Institutional investors are investing more in emerging markets in line with the SDGs and Denmark’s PKA pension fund (Pensionskassernes Administration A/S) is one fund that is leading the way. The fund targets 10 per cent of its $40 billion assets under management in alternative ESG investments and an increasing portion of that is now invested in emerging markets via allocations to green bonds, infrastructure, microfinance, water sanitation and a specific SDG fund.
“We have been investing in emerging markets for a couple of years; we are relatively new,” says Dewi Dylander, deputy executive director of ESG at PKA speaking at PRI in Person in Paris.
A key priority in the emerging market allocation is to invest alongside partners. This led PKA to invest alongside the Danish government in Denmark’s Investment Fund for Developing Countries. The Danish state bears much of the risk, and under the fund around seven of the 17 SDGs are supported in investments in countries including Ukraine and Pakistan.
The pension fund’s investment in microfinance is a particular “success story,” she said. Microfinance investment via banks in India and Latin America began at PKA with a specific intent by the pension fund’s board to invest to help women.
“When our board discussed which SDGs to support, there was a voice saying why not do something for women,” she said. The microfinance allocation returns around 15 per cent, but the investment isn’t “mainstream.” Microfinance is structured around giving larger loans each time borrowers repay, but she warns it is a complex investment involving thousands of small loans.
“It’s a difficult business case,” she said. “It relies on the loan takers paying back the loans.”
Dylander said PKA has had less success investing in Africa. A long pipeline of projects “hasn’t materialised,” and PKA only has one investment in Nigeria. It has another investment in South Africa in its specific Danish-government backed SDG fund.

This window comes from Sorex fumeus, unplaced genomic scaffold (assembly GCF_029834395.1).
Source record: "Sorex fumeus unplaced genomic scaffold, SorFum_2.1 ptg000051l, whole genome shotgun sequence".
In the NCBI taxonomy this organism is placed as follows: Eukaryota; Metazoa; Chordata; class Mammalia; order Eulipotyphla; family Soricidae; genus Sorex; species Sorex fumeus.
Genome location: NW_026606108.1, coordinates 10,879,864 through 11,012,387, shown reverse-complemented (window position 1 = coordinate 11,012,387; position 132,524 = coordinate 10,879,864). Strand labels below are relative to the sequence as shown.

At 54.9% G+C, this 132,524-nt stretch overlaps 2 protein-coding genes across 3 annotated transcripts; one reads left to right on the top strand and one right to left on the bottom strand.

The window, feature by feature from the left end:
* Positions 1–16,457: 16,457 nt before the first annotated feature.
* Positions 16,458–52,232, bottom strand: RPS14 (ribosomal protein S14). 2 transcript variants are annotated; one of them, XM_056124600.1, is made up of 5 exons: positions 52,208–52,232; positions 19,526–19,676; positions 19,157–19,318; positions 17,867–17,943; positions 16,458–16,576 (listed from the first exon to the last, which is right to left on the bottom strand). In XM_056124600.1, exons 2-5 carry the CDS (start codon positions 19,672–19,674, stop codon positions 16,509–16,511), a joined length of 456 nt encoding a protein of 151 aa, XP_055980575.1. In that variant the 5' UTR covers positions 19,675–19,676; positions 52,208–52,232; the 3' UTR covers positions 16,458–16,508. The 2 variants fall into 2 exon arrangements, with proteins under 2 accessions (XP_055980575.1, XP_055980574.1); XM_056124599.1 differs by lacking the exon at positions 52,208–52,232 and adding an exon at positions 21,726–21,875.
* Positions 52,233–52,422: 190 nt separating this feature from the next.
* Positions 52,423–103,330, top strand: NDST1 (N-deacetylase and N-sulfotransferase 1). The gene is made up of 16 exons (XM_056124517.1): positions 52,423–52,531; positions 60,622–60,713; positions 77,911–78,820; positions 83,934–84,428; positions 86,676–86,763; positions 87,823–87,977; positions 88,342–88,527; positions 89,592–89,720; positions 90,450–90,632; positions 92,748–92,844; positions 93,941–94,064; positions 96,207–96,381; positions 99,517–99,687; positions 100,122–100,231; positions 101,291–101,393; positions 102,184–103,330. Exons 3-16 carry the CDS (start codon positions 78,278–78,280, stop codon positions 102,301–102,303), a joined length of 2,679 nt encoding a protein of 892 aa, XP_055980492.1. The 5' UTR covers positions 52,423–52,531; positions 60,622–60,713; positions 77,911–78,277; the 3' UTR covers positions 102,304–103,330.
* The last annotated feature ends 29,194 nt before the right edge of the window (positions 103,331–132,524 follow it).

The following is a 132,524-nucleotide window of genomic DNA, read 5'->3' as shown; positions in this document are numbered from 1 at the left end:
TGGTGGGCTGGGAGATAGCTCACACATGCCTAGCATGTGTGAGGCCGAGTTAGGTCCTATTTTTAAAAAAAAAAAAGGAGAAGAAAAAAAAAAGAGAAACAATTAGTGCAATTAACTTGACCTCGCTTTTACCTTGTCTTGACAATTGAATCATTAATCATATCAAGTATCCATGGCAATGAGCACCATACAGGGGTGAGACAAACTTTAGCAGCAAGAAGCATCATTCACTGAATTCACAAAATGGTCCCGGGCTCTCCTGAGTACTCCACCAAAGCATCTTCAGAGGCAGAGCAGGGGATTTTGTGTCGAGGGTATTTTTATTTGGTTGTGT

Drawing private investment into emerging economies is essential because public finance will never be enough, said Thomas Pellerin, principle investment officer at the IFC, part of the World Bank. He said FDI investment in emerging markets had fallen, but that with low yields in developed markets, emerging markets offer exciting opportunities.
“We don’t see enough institutional investors in emerging markets,” he said. The reasons are complex but include a lack of tools to navigate risk, and understanding of emerging market risk, he said.
Together with partner institutions, the IFC has developed a new tool to help and is using the trust embedded in its strong brand to draw more investors to emerging markets. “We don’t want to be the only ones in emerging market sustainable investments,” said Pellerin.
It is starting to work. Last year the IFC and Europe’s largest asset manager Amundi, announced the successful launch of the world’s biggest green bond fund focused on emerging markets, the Amundi Planet Emerging Green One (EGO). The fund is expected to deploy $2 billion into emerging market green bonds over its lifetime and includes a $256 million cornerstone commitment from the IFC.
“We have found an interesting balance between risk and yield,” said Stanislas Pottier, chief investment officer at Amundi. “It is our duty to find assets where we know we will have a rapid impact. We need yield, and we all have a responsibility to address the SDGs for a just transition. It is a question of how to innovate and find the right products, so money goes where we need it.”
Olivia Albrecht, senior vice president and head of ESG business strategy at PIMCO, said integrating ESG in sovereign bond investment in emerging markets involves various processes.
“Bonds are not like the equity markets. There are no natural levers to pull regarding engagement with sovereigns,” she said.
Regarding corporate bond issuance in emerging markets, PIMCO ensures attendance at roadshows, a natural point for dialogue. The investor’s giant size at $1.8 trillion AUM also gives it an ability to influence corporates around innovative funding, including green bonds, social bonds and SDG aligned bonds.
“We have a seat at the table with issuers,” said Albrecht.
Regarding sovereign engagement, the investor also strives to be as active. Drawing on its expertise in each country (she warns against bracketing emerging markets together in one asset class) direct engagement with issuers is possible, she said.
“You can engage with sovereigns, but it’s a long-term dialogue and we have to go through different channels.” It doesn’t always change sovereign behaviour but PIMCO’s influence is significant. For example, during political upheaval in South Africa under President Zuma in 2015, PIMCO embarked on a “timely visit” to the country where it met key policy makers. From this, the fixed income investor was able to “crystalise” research and “glean the depth of the problem.” It translated into the investor downgrading South African sovereign risk before credit agencies.
In another example, Albrecht told delegates that PIMCO also changed behaviour at an emerging market quasi-sovereign oil company with a lax safety record – following years of engagement.
“Ultimately the company did adopt international standards in 2018 for health and safety,” she said. “SDG frameworks are being built out. Try and link the financing gaps with the SDGs,” she advised.